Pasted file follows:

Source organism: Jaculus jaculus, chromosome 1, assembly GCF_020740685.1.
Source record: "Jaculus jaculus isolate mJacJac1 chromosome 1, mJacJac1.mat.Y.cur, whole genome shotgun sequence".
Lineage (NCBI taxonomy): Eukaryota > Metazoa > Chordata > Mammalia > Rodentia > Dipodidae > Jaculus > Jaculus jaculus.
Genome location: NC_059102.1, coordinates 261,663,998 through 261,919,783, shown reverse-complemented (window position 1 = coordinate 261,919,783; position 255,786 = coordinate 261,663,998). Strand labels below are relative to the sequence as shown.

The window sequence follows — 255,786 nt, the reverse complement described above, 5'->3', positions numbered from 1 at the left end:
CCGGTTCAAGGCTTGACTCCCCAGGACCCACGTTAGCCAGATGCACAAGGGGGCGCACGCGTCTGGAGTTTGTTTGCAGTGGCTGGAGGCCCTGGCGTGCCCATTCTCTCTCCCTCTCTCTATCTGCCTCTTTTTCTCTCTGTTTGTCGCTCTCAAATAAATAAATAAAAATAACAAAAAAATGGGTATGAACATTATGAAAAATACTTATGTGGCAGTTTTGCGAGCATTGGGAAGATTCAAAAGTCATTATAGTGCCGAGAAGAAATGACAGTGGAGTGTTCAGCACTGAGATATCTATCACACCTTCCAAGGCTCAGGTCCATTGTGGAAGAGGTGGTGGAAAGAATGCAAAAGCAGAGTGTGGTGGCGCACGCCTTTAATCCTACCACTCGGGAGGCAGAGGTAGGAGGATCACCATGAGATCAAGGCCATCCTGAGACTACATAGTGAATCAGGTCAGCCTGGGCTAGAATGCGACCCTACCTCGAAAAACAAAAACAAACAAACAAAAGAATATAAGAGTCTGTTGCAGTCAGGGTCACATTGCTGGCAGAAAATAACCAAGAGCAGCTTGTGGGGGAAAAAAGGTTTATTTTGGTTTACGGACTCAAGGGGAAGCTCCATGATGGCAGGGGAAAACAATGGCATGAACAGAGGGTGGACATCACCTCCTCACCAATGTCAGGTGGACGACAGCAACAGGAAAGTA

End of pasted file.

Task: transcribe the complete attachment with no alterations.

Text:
Source organism: Jaculus jaculus, chromosome 1, assembly GCF_020740685.1.
Source record: "Jaculus jaculus isolate mJacJac1 chromosome 1, mJacJac1.mat.Y.cur, whole genome shotgun sequence".
Lineage (NCBI taxonomy): Eukaryota > Metazoa > Chordata > Mammalia > Rodentia > Dipodidae > Jaculus > Jaculus jaculus.
Genome location: NC_059102.1, coordinates 261,663,998 through 261,919,783, shown reverse-complemented (window position 1 = coordinate 261,919,783; position 255,786 = coordinate 261,663,998). Strand labels below are relative to the sequence as shown.

The window sequence follows — 255,786 nt, the reverse complement described above, 5'->3', positions numbered from 1 at the left end:
CCGGTTCAAGGCTTGACTCCCCAGGACCCACGTTAGCCAGATGCACAAGGGGGCGCACGCGTCTGGAGTTTGTTTGCAGTGGCTGGAGGCCCTGGCGTGCCCATTCTCTCTCCCTCTCTCTATCTGCCTCTTTTTCTCTCTGTTTGTCGCTCTCAAATAAATAAATAAAAATAACAAAAAAATGGGTATGAACATTATGAAAAATACTTATGTGGCAGTTTTGCGAGCATTGGGAAGATTCAAAAGTCATTATAGTGCCGAGAAGAAATGACAGTGGAGTGTTCAGCACTGAGATATCTATCACACCTTCCAAGGCTCAGGTCCATTGTGGAAGAGGTGGTGGAAAGAATGCAAAAGCAGAGTGTGGTGGCGCACGCCTTTAATCCTACCACTCGGGAGGCAGAGGTAGGAGGATCACCATGAGATCAAGGCCATCCTGAGACTACATAGTGAATCAGGTCAGCCTGGGCTAGAATGCGACCCTACCTCGAAAAACAAAAACAAACAAACAAAAGAATATAAGAGTCTGTTGCAGTCAGGGTCACATTGCTGGCAGAAAATAACCAAGAGCAGCTTGTGGGGGAAAAAAGGTTTATTTTGGTTTACGGACTCAAGGGGAAGCTCCATGATGGCAGGGGAAAACAATGGCATGAACAGAGGGTGGACATCACCTCCTCACCAATGTCAGGTGGACGACAGCAACAGGAAAGTA